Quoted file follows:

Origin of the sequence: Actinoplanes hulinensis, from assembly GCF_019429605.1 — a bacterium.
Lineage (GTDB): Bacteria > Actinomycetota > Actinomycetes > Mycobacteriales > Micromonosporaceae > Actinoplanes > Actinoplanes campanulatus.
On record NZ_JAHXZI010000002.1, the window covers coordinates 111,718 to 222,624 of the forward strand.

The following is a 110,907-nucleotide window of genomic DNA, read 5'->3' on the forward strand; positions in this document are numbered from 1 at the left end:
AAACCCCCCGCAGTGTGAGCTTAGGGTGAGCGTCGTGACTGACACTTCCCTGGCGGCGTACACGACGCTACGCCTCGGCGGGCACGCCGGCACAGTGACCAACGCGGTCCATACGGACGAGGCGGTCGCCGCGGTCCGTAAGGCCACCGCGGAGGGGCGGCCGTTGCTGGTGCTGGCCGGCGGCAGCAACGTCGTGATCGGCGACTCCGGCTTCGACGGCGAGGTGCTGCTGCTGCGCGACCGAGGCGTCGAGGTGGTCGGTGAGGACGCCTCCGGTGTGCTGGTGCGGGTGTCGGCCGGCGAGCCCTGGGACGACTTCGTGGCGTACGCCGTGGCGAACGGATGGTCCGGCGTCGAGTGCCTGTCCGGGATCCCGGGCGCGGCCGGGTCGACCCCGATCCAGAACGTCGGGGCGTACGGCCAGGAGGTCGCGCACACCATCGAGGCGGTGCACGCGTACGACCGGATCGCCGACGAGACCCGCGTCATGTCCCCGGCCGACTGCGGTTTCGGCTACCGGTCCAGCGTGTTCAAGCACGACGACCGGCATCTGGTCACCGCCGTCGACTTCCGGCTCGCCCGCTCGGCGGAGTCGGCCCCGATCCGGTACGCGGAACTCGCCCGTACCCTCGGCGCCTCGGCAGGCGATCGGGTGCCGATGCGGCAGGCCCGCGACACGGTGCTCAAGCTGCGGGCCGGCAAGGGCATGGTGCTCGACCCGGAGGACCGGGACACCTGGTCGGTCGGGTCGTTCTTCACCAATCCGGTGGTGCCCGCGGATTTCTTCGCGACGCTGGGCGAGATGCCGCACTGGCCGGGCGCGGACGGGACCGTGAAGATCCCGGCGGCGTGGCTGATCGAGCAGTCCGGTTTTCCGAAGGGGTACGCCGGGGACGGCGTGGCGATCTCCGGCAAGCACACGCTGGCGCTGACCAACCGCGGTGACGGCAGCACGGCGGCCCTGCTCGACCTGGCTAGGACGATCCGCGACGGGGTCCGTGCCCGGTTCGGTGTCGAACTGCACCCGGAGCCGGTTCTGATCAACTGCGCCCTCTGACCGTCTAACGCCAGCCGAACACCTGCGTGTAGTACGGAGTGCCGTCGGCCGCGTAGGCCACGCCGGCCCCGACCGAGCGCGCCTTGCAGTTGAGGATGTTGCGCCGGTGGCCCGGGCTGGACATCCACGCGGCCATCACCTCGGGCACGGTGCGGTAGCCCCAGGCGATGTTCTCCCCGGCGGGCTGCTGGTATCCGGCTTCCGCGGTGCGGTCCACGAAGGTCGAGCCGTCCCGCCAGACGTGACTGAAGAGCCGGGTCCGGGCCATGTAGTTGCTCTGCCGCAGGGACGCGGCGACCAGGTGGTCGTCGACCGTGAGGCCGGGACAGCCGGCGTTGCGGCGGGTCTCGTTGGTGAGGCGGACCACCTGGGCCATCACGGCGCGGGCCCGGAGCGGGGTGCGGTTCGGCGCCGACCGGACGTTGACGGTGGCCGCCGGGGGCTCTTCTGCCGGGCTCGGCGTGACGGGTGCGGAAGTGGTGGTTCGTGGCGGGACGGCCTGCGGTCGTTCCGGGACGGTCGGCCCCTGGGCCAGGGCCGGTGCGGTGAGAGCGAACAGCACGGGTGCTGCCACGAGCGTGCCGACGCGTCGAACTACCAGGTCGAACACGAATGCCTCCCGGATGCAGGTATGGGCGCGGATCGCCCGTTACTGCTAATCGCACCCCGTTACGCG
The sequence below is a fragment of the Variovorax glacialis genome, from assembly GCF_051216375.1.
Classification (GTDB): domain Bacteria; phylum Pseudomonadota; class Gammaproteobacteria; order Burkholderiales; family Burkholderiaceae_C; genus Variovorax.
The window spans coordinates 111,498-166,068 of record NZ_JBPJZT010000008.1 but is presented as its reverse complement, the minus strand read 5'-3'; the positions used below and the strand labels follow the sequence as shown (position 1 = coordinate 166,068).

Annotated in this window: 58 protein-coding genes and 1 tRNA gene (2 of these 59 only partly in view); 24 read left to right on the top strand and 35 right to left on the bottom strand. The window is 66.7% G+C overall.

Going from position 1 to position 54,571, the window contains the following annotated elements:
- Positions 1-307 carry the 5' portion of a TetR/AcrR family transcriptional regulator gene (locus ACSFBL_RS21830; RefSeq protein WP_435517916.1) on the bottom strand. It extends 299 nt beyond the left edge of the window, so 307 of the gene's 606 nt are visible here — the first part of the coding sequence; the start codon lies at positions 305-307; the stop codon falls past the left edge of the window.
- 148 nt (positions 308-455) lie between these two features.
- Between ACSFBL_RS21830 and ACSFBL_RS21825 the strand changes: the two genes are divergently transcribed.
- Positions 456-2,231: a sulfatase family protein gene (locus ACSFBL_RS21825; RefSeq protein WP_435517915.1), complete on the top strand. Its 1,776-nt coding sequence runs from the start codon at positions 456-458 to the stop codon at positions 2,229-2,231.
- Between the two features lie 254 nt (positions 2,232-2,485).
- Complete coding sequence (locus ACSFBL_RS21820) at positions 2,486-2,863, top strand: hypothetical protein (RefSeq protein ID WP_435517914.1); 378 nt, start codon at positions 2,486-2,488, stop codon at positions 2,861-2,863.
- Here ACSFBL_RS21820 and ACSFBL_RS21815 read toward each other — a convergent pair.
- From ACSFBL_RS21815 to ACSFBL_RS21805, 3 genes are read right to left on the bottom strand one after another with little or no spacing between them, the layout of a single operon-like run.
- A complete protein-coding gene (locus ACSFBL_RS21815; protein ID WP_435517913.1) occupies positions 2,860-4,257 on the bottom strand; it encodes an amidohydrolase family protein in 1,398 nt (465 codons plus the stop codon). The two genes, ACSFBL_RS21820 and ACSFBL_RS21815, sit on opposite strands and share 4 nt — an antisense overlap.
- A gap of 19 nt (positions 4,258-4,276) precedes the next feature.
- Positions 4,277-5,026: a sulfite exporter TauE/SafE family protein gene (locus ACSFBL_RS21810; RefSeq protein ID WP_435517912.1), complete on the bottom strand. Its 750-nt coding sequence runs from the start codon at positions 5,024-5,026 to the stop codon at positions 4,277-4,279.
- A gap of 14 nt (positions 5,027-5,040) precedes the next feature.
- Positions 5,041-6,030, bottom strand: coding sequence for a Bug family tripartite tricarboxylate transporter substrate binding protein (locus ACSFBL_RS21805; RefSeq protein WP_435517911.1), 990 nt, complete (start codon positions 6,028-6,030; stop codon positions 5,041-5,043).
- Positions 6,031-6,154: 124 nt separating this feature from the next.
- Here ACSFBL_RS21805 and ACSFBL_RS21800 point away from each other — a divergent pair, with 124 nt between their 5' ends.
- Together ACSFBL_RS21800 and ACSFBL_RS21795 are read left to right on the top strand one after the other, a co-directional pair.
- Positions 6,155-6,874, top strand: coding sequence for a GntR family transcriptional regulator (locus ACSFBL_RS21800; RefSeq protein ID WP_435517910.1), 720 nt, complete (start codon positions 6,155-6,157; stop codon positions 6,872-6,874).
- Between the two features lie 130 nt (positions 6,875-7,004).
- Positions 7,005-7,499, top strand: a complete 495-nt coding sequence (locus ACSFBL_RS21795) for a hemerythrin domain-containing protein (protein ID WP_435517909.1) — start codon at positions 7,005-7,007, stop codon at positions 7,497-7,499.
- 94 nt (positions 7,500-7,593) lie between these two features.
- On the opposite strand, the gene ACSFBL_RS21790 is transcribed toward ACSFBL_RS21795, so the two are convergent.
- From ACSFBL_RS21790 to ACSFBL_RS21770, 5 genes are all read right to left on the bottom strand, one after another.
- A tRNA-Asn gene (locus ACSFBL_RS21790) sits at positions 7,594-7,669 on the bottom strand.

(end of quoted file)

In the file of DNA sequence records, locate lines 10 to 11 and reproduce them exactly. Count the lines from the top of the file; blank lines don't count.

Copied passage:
Going from position 1 to position 54,571, the window contains the following annotated elements:
- Positions 1-307 carry the 5' portion of a TetR/AcrR family transcriptional regulator gene (locus ACSFBL_RS21830; RefSeq protein WP_435517916.1) on the bottom strand. It extends 299 nt beyond the left edge of the window, so 307 of the gene's 606 nt are visible here — the first part of the coding sequence; the start codon lies at positions 305-307; the stop codon falls past the left edge of the window.